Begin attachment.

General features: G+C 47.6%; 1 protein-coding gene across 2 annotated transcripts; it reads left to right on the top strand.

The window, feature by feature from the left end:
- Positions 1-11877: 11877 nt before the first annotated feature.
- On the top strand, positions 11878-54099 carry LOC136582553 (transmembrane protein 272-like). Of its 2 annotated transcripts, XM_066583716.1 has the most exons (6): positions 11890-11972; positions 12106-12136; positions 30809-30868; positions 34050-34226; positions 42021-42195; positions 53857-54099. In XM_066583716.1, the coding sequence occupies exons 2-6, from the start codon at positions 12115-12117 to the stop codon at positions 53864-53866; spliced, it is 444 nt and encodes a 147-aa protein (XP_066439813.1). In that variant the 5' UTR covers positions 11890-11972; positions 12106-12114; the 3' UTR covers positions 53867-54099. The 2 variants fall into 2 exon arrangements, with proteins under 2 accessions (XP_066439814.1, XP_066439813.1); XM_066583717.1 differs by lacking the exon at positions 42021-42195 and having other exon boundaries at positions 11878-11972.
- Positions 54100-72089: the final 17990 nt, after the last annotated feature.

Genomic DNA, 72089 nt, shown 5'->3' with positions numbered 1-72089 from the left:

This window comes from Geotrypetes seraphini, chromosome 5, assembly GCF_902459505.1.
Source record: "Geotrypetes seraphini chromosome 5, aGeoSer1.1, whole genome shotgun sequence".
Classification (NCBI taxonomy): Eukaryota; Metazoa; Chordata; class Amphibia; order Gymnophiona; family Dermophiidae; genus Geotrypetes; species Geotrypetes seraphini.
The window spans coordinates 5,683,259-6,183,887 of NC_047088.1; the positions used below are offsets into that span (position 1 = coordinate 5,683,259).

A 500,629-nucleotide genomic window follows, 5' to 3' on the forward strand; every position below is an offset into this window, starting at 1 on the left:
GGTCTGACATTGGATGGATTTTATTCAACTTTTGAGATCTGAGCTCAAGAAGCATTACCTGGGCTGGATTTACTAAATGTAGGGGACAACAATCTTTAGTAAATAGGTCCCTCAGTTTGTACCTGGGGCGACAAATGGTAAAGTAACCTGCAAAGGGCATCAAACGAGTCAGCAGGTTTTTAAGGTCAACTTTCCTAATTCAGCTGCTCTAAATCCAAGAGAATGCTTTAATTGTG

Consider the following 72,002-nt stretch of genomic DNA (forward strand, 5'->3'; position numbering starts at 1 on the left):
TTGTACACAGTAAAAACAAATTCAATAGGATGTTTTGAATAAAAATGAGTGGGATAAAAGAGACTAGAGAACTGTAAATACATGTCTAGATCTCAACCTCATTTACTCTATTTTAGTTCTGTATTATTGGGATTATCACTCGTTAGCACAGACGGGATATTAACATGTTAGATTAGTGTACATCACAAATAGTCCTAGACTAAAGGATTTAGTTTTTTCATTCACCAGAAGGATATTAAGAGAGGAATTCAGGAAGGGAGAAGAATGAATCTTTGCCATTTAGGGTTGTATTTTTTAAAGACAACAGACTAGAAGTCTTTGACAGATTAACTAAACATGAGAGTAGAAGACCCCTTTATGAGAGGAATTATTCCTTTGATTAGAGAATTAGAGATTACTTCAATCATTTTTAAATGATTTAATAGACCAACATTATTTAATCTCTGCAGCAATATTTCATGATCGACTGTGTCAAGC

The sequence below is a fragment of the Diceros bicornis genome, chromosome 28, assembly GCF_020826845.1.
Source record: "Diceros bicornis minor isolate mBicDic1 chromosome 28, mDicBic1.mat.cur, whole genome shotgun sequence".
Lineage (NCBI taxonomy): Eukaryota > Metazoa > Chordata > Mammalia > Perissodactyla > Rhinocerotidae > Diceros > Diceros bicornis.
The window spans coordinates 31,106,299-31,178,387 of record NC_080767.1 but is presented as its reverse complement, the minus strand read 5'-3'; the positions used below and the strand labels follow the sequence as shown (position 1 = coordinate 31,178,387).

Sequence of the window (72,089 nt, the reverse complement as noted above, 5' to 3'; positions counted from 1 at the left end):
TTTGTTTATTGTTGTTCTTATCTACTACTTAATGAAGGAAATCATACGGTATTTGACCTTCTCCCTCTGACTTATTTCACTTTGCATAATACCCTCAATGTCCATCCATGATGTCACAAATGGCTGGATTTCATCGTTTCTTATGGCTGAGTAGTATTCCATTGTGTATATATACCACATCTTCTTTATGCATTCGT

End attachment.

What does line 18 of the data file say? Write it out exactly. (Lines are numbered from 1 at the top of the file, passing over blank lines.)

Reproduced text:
The window spans coordinates 31,106,299-31,178,387 of record NC_080767.1 but is presented as its reverse complement, the minus strand read 5'-3'; the positions used below and the strand labels follow the sequence as shown (position 1 = coordinate 31,178,387).